mand, and it is confirmed that he said, the dan- government changed their mode of attack; and
ger is not on the side of Paris, but of Peters- proclaiming war as inevitable, they endeavoured
burgb. By marching against Napoleon we should to stir up and bring into full play all the fiercest
march against all France. I will vot meddle passions, prejudices, hatred, and vanity, of the
with this war, I see nothing in it but disasters.' whole French population. They described the

But whether the allies were in earnest or not, resolute intentions of the allies to be to inflict the French government prepared for the worst. every possible enormity and cruelty upon the Every town in France, from Paris to the frontiers, French nation, particularly the military part of it. of any consequence, was fortified. The capital According to them these were doomed to endless itself and the country was covered with fortifica- captivity or death; and the people, after their tions or covering with them. “ All the fortresses property being laid waste, to the most servile on the northern frontiers," said the Moniteur, chains and bondage.--" The Prussians," said « from Dunkirk to Charlemont, are armed and they, “shew great resentment towards the French; provisioned. The sluices are prepared and will and are disposed to do all possible mischief to be opened to inundate the country, on the first France, should the war commence. The Austrian hostile movement that takes place. Some works and Bavarian officers speak of nothing but burnhave been constructed in the forest of Mormole. ing, plundering, and other severe treatment to Measures have been taking to make entrench- France. Such language has already been held at ments in the differerit passes of the forest of Vienna. On the 31 and 4th of April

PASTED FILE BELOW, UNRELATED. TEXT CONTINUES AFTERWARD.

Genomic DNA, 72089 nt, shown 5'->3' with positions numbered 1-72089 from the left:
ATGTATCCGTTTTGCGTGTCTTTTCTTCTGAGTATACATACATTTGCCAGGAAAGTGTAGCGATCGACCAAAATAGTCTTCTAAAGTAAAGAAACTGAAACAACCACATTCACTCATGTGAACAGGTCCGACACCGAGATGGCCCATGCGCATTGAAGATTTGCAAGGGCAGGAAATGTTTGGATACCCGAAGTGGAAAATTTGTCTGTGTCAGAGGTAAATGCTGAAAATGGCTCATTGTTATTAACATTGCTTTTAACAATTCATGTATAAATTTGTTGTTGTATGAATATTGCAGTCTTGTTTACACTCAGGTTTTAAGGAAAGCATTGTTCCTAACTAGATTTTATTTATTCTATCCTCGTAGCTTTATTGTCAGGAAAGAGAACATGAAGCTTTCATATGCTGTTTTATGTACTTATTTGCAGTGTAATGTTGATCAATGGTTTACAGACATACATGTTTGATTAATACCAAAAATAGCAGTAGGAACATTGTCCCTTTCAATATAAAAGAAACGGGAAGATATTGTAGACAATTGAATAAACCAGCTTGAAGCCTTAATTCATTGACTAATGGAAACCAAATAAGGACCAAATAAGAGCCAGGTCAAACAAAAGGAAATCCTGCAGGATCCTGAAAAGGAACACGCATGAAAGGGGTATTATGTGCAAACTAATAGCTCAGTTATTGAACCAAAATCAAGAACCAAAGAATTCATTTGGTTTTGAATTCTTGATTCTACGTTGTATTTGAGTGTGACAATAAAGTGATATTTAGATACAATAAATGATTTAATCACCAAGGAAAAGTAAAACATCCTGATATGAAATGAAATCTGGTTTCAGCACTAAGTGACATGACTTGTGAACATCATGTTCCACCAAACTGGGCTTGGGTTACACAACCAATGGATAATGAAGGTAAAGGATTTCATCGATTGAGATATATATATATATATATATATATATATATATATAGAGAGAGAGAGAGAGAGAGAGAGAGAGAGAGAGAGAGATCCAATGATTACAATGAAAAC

, it was Argone. All the fortresses in Lorraine are ready. agreed by the allies at Vienna, that all the French Some entrenchments have been constructed in the prisoners of war should be sent to the extremity. five passes of the Vosges. The fortresses in of Russia, and neither be restored nor exchanged. Alsace are armed. Orders have been given to Those who choose to serve will be sent to the defend the passes of the Jura, and all the frontiers army of Caucasus, others may form colonies, and of the Alps. They are preparing the fortresses of those who refuse to do any ihing are to be sold the Somme, which are in the third line. In tbe for slaves. The other allied powers are to treat interior, Guise, La Fere, Vitry, Soissons, Chateau, the prisoners they make with all the severity and Thierry, and Laugres, are arming and fortifying contempt due to the conduct of a nation which

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BOOK XV. arrogates to itself ihe right of choosing its govern which the present troubles bave been fomented, and

ment." Not content, however, with fabricating which has dared to pronounce againsttbe unanimou Cuap. VI.

these things at Paris, as the work of foreig, cor wisbof all the European monarchies. Yes, French 1815.